Building capacity to help Africa trade better

Why clarity about SADC law has become an urgent matter


Why clarity about SADC law has become an urgent matter

Gerhard Erasmus, tralac Associate, discusses the need for greater legal certainty within SADC

The 2012 audit of the SADC Free Trade Area (FTA), conducted by the Southern Africa TradeHub, notes that certain member states are not complying with basic obligations in the SADC Trade Protocol. Some are charging “surtaxes” and levies on goods imported from other state parties, which are in violation of the applicable tariff schedules. In other instances goods from selected member states are targeted; amounting to discriminatory treatment. There are also complaints about other trade-related measures such as import bans because health standards have allegedly not been complied with.

These are unilateral measures which are either clear violations or they are based on arguments lacking clarity and legal certainty. The fact of the matter is that the SADC FTA legal regime does not function as it should; the rights of private parties are violated while suspect national measures go unchallenged. No court of law has been petitioned to rule on the lawfulness or otherwise of these measures. Proper monitoring on behalf of the collective is absent and the system for notifying national trade restrictions is deficient.

These are not new developments or new allegations. The SADC Committee of Ministers of Trade (CMT) could, however, not yet agree on how to tackle them or how to implement effective answers. The result is that the rules-based character of SADC is undermined and that trade governance lacks transparency. The problem has deeper roots; African governments do not litigate against each other about violations or non-compliance when it comes to regional trade arrangements. Apparently that is seen as disrespect for sovereignty; or perhaps because there is a belief that differences can be ironed out through “discussions”. Why litigation is viewed as offensive is not clear. It will in fact be better to refer disputes over the application and interpretation of REC law to an independent forum; as is the practice elsewhere. There are regional courts and tribunals with the necessary jurisdiction within the African RECs.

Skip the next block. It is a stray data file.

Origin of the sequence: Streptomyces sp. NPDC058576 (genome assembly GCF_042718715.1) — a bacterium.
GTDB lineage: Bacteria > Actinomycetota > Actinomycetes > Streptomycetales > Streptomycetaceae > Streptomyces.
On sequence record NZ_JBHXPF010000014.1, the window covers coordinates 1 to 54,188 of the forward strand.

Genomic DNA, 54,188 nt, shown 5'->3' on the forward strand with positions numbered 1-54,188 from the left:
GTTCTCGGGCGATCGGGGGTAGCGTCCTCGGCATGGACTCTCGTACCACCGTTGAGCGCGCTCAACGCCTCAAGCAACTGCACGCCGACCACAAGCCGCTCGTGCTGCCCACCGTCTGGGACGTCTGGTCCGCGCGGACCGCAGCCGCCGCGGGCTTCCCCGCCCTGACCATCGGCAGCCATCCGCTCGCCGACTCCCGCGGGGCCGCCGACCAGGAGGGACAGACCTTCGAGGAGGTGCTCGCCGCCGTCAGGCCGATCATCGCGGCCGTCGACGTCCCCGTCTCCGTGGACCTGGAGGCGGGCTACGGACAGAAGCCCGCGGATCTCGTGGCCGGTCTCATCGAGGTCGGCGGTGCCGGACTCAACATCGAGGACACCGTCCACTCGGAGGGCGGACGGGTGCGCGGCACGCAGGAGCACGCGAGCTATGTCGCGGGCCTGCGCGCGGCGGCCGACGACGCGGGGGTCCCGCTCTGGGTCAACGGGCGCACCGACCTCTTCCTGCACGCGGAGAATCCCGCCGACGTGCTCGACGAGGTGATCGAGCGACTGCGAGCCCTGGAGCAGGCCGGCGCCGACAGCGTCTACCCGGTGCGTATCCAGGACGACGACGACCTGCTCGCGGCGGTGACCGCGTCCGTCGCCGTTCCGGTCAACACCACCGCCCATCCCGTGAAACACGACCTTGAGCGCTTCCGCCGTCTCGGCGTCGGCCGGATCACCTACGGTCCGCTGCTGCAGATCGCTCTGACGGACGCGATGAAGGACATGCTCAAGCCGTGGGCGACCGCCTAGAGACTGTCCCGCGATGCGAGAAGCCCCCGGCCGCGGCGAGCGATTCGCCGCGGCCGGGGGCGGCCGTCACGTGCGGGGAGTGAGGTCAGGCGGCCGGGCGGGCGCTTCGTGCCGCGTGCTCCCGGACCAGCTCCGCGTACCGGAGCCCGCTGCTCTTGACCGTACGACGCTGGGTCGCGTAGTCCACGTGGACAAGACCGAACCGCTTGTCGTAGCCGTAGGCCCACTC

The settlement of differences via adjudication will contribute to clarity and better relations between the governments concerned, so that normal business transactions between their nations can go ahead. The European Commission and the United States government are frequently locked in dispute settlement procedures in Geneva, without derailing their cooperation when mutual interests are at stake. Right now they are negotiating the Trans-Atlantic FTA, while the Boeing- Airbus and Beef Hormone cases are still before the Appellate Body of the WTO. There are no logical reasons why the same cannot happen with regard to the basic rules of the SADC game and why local traders and firms should not enjoy the protection and certainty of the law.

In SADC, traders and firms are often treated unlawfully and unfairly. These private entities face major difficulties when it comes to the enforcement of their rights. There are jurisdictional challenges regarding access to regional tribunals, national courts will refuse to apply unincorporated trade agreements, and in the case of SADC the regional Tribunal was suspended in 2010.

The governments of affected private parties as a rule refuse to act on their behalf; they will not litigate directly against those other member states engaging in unlawful practices. This weakens the belief in SADC as a rules-based arrangement. Political statements regarding increased regional integration and about negotiations to conclude the new Tripartite FTA are met with growing cynicism. This does not bode well for regional integration and trade. Why would the same governments implement new agreements on FTAs, finance and investment, services, transport, customs etc. any differently when existing regional legal instruments are violated with impunity?

Respect for the applicable rules is crucial if we want our regional arrangements to be based on certainty, predictability and clean administration. This requires clarity about the applicable law, the real prospect of judicial review, and that effective remedies are available.



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